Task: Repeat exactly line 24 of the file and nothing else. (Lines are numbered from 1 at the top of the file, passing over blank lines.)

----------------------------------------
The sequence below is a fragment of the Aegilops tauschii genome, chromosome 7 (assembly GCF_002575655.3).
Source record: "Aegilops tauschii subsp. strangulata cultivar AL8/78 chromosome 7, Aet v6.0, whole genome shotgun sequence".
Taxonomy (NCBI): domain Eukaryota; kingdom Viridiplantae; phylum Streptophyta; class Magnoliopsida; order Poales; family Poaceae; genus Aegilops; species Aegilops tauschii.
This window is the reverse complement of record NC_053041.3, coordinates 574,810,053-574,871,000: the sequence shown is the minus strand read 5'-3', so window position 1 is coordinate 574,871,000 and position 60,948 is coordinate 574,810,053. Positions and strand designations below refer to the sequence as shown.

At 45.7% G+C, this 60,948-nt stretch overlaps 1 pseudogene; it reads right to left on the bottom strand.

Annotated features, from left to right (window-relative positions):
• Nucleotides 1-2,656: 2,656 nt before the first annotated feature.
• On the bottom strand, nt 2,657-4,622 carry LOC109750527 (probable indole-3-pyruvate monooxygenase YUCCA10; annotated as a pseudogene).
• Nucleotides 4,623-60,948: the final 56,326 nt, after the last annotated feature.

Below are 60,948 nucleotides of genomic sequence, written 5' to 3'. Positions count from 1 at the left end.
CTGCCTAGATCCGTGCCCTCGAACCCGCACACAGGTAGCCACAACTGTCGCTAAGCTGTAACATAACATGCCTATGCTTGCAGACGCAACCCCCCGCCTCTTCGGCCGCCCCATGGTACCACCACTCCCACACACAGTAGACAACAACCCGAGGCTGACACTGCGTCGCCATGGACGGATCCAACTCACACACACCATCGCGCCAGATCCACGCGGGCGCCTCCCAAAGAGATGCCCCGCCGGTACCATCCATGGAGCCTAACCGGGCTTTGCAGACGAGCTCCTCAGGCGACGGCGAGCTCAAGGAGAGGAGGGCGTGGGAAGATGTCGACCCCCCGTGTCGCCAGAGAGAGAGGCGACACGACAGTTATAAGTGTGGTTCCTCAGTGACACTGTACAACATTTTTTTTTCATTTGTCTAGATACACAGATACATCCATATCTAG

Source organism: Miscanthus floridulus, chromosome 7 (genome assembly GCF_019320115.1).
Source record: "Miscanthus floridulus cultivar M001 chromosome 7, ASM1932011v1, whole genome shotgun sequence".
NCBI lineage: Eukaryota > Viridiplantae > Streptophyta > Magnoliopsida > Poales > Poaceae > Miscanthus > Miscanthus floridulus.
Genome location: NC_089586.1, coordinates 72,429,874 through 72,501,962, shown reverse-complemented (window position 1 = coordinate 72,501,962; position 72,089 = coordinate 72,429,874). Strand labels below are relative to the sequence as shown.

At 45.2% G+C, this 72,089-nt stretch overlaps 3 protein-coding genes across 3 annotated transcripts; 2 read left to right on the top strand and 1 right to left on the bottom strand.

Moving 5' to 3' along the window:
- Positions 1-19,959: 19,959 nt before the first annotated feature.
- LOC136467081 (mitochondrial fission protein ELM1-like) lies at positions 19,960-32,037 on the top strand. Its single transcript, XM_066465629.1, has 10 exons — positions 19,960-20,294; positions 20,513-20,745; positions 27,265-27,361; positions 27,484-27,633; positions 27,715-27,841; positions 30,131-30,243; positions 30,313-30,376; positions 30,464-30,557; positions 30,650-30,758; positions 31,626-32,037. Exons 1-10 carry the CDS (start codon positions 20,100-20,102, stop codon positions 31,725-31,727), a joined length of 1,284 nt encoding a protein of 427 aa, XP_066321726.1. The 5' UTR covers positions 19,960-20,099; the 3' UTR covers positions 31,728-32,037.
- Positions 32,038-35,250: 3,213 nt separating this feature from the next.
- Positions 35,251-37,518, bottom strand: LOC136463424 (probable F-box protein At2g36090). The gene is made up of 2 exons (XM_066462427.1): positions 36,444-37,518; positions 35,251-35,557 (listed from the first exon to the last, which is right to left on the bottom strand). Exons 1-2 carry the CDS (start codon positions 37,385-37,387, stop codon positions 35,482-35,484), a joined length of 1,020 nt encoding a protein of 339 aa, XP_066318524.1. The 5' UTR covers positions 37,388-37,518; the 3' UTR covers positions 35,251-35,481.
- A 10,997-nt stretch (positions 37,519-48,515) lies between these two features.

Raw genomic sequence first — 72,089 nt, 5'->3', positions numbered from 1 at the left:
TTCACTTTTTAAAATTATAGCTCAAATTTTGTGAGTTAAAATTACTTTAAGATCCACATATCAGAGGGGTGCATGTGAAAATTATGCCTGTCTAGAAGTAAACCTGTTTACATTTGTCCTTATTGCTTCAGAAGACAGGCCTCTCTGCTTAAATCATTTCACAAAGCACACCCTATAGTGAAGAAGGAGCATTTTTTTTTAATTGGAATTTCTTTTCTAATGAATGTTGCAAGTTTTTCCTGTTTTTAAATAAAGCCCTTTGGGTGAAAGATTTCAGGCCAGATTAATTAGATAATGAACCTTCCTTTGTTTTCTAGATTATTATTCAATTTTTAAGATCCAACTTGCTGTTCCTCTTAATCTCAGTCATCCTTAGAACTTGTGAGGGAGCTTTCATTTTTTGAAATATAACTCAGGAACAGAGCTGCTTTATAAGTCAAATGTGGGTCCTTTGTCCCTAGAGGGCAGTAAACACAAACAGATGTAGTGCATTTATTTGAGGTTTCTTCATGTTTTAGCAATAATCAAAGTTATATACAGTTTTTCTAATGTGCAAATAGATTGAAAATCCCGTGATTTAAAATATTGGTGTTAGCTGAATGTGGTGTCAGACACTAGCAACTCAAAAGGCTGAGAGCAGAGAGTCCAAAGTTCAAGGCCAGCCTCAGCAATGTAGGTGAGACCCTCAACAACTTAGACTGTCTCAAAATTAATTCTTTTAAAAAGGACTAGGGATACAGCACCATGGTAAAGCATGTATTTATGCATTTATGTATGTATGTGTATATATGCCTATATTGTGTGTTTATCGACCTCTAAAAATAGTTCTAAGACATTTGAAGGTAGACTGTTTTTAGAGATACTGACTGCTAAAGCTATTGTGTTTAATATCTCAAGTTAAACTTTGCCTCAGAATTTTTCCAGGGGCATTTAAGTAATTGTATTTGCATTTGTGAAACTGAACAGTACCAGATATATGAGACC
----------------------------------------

TTCACTTTTTAAAATTATAGCTCAAATTTTGTGAGTTAAAATTACTTTAAGATCCACATATCAGAGGGGTGCATGTGAAAATTATGCCTGTCTAGAAGTAAACCTGTTTACATTTGTCCTTATTGCTTCAGAAGACAGGCCTCTCTGCTTAAATCATTTCACAAAGCACACCCTATAGTGAAGAAGGAGCATTTTTTTTTAATTGGAATTTCTTTTCTAATGAATGTTGCAAGTTTTTCCTGTTTTTAAATAAAGCCCTTTGGGTGAAAGATTTCAGGCCAGATTAATTAGATAATGAACCTTCCTTTGTTTTCTAGATTATTATTCAATTTTTAAGATCCAACTTGCTGTTCCTCTTAATCTCAGTCATCCTTAGAACTTGTGAGGGAGCTTTCATTTTTTGAAATATAACTCAGGAACAGAGCTGCTTTATAAGTCAAATGTGGGTCCTTTGTCCCTAGAGGGCAGTAAACACAAACAGATGTAGTGCATTTATTTGAGGTTTCTTCATGTTTTAGCAATAATCAAAGTTATATACAGTTTTTCTAATGTGCAAATAGATTGAAAATCCCGTGATTTAAAATATTGGTGTTAGCTGAATGTGGTGTCAGACACTAGCAACTCAAAAGGCTGAGAGCAGAGAGTCCAAAGTTCAAGGCCAGCCTCAGCAATGTAGGTGAGACCCTCAACAACTTAGACTGTCTCAAAATTAATTCTTTTAAAAAGGACTAGGGATACAGCACCATGGTAAAGCATGTATTTATGCATTTATGTATGTATGTGTATATATGCCTATATTGTGTGTTTATCGACCTCTAAAAATAGTTCTAAGACATTTGAAGGTAGACTGTTTTTAGAGATACTGACTGCTAAAGCTATTGTGTTTAATATCTCAAGTTAAACTTTGCCTCAGAATTTTTCCAGGGGCATTTAAGTAATTGTATTTGCATTTGTGAAACTGAACAGTACCAGATATATGAGACC